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Bicycling and Higher Education

This week, Kim Arline, Jan Dudley, Cathy Dehn and I attended Dr. Jeff Stuyt's Leadership & Ethics Class at CSU-P to offer guidance to the students for their projects which will assess and attempt to improve walkability and bikeability on campus. In order to better understand various modes of transportation a student could use to get from Pueblo to campus, I decided to ride to the Pueblo Transit station, then take my bicycle on the bus up to campus. The cost is cheap, $1 per ride, plus a free transfer! Buses #9 and #10 leave at :00 and :30 and arrive on campus at :55 and :25. That doesn't allow students much time to get from the bus stop to their classes, which start on the hour or half hour. Especially since 2 of the northern most campus bus stops have been discontinued due to a lack of use (according to the driver). Plenty of people were using the bus this day, the overnight snow made for some great window scenery as I kicked back and let someone else do the navigating. Everybody got off the bus before the campus stop, and not a single student was on that bus. I figured maybe everyone just rode their bicycles or walked to campus, but I soon realized that the automobile was the dominant mode of transportation for CSU-P students. The quantity and availability of bicycle racks didn't seem to be an issue, as all of them were empty. Some of the racks were poorly located and not easy to find, and I ended up locking up to a hand rail. Theft didn't seem to be an issue, as this bicycle apparently spent the night out in the snow locked to the same hand rail.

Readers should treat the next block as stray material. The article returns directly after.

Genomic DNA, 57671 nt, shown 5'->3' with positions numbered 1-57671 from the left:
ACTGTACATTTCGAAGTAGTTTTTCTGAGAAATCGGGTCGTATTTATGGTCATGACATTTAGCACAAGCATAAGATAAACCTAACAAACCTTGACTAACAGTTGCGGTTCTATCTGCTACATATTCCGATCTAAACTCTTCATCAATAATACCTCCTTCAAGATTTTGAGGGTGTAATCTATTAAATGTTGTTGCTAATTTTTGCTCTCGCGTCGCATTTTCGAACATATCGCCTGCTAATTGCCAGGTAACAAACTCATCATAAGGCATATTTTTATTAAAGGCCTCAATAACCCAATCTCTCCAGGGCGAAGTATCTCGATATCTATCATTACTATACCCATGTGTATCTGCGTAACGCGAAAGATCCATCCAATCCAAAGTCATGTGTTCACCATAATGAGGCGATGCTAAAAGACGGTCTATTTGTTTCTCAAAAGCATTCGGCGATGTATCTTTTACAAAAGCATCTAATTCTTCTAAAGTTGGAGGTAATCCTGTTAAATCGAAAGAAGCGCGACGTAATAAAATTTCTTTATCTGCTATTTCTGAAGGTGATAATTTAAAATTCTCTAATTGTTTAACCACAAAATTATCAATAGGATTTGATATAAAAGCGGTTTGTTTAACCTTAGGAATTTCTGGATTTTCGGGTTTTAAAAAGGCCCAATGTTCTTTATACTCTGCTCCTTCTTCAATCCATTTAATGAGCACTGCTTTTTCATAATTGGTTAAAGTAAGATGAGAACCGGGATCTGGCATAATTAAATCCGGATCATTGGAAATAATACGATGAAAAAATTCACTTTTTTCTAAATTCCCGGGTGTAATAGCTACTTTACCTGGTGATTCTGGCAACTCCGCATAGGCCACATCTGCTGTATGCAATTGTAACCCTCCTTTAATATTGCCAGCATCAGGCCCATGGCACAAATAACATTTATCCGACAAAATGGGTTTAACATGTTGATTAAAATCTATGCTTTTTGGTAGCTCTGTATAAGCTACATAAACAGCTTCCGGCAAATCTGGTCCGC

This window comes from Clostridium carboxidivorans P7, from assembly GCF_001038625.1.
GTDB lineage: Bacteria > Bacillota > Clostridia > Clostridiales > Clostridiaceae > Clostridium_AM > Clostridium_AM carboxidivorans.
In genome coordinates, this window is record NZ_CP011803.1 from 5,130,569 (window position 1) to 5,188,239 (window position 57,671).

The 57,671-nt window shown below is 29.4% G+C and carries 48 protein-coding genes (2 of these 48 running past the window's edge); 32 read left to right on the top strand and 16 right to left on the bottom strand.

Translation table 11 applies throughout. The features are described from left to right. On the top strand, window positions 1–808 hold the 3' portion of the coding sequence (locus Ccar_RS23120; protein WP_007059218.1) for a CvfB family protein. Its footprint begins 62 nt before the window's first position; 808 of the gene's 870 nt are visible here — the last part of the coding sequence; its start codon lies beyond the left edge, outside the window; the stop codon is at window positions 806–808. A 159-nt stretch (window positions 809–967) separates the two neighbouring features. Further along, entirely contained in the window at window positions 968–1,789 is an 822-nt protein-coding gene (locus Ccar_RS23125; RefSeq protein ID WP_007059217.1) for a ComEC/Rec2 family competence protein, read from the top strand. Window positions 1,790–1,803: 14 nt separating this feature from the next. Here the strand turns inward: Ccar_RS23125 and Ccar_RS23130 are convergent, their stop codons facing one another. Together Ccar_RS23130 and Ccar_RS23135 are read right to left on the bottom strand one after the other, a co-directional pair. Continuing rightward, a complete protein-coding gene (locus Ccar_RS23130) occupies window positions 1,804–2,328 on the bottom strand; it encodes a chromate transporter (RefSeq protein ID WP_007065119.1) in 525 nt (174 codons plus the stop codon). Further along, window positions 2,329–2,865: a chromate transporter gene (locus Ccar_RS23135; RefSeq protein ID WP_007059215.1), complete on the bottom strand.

Kim gave an amazing and very motivational presentation to the students, then we broke into small groups that would asses different aspects of bikeability and walkability on campus. The overall consensus was that infrastructure and safety weren't really an issue yet and the focus should be on increasing the amount of students using alternative modes of transportation to get to campus. My group had some good ideas about how to make that happen. Ideas about offering incentives to students that didn't bring their car to campus, raising car parking rates, holding various events that promoted and recognized alternative transportation users, starting and promoting a bicycle share program, and generally marketing bicycling and walking as being cool. The biggest deterrent for most of the students from using alternative forms of transportation was the fact that CSU-P is very physically disconnected from the city. I learned that back when the school was established, they had the choice of starting the university at the already existing Pueblo Community College location in central Pueblo, or in it's current location which is about 10 miles from the center of town. Apparently the baron wasteland that couldn't be sold to anyone else, was donated to the university and they decided to build in the current location. So they started a university in a location that was undesirable and unsellable to anyone else, but thought it would be a good place to have students???? Our group brainstormed of ways to eliminate the dis-connectivity of the university with the rest of Pueblo since physically moving the town or the university isn't really an option. The establishment and promotion of park-n-rides or frequent shuttles in Pueblo West, Central Pueblo, and even Colorado Springs seemed like logical resolutions that would allow people to ride or walk from their home to the shuttle or park-n-ride. I feel that first, a total culture change needs to take place before any sort of infrastructure project could be successful. The reason why people are so tied to the american dream of having and abusing the use of their cars is because they have been bombarded with television, magazine and radio advertisements that make cars seem cool. So in my opinion, the only way to change that mindset is to fight back with a bombardment of bicycle friendly propaganda.

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